So, we've seen that although there might be something complex going on behind the scenes, with the right equipment we can just sit back and let our eyes do the work. Of course, the technology wasn't always so simple; there have, in fact, been four generations leading up to today's 3-D glasses.
The first generation modified the games themselves to make them compatible with stereoscopic 3-D. The games' creators had to specifically support each type of LCD glasses -- hardly an ideal situation. There was no guarantee that the glasses you'd bought would work with your favorite game. As you can imagine, that didn't appeal to many people; so a second solution was developed.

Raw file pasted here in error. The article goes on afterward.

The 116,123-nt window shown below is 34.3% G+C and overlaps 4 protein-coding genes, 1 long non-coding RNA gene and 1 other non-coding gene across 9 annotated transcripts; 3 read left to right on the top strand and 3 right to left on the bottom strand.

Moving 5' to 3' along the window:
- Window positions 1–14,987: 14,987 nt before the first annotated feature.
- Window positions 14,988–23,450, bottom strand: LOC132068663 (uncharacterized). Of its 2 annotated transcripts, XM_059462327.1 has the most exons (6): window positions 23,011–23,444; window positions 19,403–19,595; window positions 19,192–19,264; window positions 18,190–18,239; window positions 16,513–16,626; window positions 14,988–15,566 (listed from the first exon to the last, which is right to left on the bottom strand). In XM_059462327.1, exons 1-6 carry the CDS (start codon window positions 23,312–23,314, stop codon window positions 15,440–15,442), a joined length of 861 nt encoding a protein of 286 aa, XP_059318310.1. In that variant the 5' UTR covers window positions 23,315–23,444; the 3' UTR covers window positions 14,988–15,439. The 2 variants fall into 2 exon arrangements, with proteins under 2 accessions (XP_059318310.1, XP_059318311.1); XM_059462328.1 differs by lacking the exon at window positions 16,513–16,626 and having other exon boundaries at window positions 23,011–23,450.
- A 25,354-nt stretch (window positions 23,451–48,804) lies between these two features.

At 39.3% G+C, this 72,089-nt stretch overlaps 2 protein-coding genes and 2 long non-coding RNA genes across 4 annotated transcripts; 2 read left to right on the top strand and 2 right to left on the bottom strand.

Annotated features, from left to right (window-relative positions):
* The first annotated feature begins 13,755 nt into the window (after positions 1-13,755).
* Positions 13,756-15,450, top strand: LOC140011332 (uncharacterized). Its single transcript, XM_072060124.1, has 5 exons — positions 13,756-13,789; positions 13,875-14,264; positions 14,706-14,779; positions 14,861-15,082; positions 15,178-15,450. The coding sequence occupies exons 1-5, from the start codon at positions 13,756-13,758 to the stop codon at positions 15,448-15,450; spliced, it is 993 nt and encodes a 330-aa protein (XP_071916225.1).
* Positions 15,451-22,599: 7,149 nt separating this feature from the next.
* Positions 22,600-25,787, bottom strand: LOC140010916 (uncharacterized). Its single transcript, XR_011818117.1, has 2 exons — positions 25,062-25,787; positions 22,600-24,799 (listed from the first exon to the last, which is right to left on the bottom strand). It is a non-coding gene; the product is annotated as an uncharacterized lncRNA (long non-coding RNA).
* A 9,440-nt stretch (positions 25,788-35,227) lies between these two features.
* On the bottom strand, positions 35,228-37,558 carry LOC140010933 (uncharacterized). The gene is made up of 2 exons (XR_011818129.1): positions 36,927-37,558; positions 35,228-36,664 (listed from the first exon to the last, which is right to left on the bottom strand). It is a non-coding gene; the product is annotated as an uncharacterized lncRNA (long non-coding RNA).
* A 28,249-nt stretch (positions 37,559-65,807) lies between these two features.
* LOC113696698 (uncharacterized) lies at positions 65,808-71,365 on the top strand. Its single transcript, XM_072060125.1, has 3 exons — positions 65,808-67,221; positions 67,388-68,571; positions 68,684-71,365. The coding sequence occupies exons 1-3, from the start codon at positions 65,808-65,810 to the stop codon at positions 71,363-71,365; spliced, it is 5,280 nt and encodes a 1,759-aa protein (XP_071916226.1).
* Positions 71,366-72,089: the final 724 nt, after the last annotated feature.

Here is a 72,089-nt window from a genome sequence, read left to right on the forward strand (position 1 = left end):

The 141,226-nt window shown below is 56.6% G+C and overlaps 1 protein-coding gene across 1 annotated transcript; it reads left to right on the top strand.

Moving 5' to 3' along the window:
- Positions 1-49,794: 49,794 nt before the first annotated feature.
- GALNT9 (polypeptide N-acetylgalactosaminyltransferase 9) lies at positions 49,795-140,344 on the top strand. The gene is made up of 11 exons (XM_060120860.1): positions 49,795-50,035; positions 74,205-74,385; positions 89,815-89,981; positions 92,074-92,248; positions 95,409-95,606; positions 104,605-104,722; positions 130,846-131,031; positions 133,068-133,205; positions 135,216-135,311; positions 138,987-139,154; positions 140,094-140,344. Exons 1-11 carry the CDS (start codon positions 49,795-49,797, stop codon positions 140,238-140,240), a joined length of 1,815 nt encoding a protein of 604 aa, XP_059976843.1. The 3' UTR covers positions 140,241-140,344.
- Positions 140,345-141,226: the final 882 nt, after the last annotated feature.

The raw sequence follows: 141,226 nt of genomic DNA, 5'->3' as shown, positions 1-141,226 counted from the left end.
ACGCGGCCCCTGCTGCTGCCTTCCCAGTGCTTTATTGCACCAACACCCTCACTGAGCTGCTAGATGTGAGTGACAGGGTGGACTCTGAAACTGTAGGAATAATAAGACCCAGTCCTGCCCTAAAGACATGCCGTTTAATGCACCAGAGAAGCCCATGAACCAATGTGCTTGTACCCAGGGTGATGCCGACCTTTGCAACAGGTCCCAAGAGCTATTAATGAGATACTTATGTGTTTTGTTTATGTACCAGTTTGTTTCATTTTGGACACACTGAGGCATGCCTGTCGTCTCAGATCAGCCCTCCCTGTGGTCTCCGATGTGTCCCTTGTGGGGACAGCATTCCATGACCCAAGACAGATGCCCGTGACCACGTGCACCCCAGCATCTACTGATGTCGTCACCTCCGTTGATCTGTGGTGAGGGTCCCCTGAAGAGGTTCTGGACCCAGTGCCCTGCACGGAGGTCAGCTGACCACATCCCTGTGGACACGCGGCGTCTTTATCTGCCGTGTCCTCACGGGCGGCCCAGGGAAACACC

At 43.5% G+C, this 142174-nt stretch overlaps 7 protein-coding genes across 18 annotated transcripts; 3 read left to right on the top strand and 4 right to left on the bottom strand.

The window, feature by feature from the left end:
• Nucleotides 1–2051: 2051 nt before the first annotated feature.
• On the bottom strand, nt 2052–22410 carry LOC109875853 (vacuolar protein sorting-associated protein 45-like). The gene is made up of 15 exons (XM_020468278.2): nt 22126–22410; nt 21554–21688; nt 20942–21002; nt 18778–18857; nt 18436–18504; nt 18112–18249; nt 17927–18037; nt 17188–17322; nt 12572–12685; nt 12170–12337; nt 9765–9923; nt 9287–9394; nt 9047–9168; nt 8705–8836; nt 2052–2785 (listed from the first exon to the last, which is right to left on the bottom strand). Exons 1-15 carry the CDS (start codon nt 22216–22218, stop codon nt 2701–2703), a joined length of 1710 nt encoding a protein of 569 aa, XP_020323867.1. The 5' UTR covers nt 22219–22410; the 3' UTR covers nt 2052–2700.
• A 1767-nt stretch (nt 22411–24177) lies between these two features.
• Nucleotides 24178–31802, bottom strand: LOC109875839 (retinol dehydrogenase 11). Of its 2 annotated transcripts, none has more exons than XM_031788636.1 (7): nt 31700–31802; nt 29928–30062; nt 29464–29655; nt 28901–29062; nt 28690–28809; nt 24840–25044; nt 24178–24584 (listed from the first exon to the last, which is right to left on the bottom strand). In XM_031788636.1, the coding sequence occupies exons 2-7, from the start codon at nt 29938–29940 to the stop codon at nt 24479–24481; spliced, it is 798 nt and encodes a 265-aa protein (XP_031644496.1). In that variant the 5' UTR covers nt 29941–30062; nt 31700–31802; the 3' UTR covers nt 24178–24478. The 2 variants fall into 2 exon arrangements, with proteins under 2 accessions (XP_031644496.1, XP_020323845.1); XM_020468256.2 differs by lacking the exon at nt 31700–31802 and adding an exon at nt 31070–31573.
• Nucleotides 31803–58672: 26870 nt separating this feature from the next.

This second solution was to override the game, actually taking over the computer's screen and altering what was displayed. As far as the game was concerned, it was just doing what it normally did, except, of course, that some of the computer's time was taken up processing the image to make it 3-D. The result was slower performance and low-resolution, blocky images. It did work with hundreds of games, though, and that was a definite improvement.
The third generation worked in a similar way, modifying the graphics driver but also maintaining the resolution of the images -- no more blocky graphics! Unfortunately, it wasn't compatible with many games, though it was a definite forerunner to the 3-D glasses we have nowadays.
In the fourth-generation models, compatibility is high, the complicated work is done by the graphics card, and the lightweight LCD glasses flick so rapidly between the two images that all we see is crystal-clear, 3-D images.
So what's on the market? What should you look for? Let's find out...